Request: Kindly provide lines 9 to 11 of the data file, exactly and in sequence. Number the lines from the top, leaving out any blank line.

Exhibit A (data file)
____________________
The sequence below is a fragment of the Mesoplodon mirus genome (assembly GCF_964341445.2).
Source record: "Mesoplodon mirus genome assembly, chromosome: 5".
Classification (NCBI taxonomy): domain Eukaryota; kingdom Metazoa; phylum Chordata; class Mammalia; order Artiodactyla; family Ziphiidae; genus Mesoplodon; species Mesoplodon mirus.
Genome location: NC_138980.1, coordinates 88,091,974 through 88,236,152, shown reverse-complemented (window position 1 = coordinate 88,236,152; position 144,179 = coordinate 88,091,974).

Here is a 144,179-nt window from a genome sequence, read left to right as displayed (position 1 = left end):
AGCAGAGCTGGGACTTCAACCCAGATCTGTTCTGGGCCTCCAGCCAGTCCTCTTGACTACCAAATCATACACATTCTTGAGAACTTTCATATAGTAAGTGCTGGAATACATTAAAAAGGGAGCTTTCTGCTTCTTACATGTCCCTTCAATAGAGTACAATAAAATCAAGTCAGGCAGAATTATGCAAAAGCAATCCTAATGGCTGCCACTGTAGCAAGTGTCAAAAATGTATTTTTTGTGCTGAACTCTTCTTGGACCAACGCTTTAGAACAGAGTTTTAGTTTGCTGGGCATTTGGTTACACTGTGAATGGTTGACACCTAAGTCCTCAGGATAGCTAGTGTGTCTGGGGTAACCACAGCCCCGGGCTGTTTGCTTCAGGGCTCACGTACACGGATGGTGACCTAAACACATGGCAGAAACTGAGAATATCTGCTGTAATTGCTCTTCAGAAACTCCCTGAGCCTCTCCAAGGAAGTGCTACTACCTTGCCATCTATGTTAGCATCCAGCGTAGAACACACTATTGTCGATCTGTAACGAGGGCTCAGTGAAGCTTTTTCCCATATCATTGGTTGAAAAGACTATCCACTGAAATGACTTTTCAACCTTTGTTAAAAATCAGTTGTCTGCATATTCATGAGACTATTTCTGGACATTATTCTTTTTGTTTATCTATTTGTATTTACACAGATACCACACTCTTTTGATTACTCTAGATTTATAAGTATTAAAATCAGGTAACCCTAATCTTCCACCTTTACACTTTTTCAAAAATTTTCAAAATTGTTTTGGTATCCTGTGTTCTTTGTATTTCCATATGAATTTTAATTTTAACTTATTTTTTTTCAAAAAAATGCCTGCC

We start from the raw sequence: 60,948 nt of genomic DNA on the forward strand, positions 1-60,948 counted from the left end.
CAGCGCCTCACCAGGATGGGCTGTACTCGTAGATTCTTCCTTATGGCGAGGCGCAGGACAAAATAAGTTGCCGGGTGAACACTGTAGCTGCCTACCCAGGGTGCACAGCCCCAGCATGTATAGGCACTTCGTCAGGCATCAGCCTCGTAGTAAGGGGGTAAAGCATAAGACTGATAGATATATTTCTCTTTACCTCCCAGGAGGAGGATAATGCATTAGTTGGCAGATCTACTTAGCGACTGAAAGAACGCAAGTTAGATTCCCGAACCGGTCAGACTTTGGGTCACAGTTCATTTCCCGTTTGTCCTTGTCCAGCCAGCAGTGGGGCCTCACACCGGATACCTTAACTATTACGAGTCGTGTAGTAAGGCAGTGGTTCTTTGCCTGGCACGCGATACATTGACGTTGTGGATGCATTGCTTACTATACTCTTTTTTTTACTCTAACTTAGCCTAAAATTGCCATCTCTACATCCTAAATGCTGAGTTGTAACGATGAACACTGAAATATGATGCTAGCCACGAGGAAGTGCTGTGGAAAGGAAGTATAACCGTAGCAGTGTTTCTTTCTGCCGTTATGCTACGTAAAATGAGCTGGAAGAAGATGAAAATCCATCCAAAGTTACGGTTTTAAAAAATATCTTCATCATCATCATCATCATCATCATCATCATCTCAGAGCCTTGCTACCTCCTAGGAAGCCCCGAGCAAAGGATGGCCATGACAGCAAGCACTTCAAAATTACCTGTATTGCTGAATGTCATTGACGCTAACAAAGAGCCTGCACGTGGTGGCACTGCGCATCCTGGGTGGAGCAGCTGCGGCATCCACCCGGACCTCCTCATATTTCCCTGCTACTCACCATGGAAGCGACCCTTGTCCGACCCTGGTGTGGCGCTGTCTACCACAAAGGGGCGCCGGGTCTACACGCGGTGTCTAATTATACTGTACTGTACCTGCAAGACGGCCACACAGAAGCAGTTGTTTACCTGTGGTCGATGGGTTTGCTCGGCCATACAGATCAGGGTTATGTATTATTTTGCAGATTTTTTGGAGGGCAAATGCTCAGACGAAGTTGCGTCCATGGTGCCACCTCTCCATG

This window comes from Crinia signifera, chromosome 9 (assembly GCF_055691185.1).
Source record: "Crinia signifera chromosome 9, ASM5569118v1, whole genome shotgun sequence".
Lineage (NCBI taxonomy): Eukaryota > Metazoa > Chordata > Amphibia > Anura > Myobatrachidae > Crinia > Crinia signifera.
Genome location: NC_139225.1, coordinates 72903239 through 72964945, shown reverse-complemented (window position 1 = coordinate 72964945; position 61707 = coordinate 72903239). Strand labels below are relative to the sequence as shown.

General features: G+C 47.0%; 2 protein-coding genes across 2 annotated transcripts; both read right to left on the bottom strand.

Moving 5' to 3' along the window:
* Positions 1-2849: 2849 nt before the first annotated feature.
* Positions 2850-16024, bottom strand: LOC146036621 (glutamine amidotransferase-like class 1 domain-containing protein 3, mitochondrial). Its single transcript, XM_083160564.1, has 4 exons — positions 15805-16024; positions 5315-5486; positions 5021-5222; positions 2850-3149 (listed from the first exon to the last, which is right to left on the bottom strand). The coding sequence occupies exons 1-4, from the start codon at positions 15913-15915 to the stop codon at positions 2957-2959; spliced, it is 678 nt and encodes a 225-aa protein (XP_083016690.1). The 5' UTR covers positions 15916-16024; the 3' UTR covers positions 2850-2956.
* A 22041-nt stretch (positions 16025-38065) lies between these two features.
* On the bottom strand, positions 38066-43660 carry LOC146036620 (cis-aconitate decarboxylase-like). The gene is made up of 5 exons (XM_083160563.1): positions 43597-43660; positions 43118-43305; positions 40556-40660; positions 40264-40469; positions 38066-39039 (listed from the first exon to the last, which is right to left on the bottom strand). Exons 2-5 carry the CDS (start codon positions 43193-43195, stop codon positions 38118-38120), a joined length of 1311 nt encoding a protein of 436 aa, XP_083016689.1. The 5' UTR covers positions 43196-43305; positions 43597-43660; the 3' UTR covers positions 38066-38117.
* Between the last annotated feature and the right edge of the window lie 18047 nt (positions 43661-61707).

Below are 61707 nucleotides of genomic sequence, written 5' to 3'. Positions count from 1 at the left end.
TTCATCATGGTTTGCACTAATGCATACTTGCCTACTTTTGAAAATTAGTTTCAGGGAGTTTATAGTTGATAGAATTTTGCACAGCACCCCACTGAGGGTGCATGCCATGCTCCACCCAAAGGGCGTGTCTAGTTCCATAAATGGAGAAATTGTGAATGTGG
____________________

This window comes from Crinia signifera, chromosome 9 (assembly GCF_055691185.1).
Source record: "Crinia signifera chromosome 9, ASM5569118v1, whole genome shotgun sequence".
Lineage (NCBI taxonomy): Eukaryota > Metazoa > Chordata > Amphibia > Anura > Myobatrachidae > Crinia > Crinia signifera.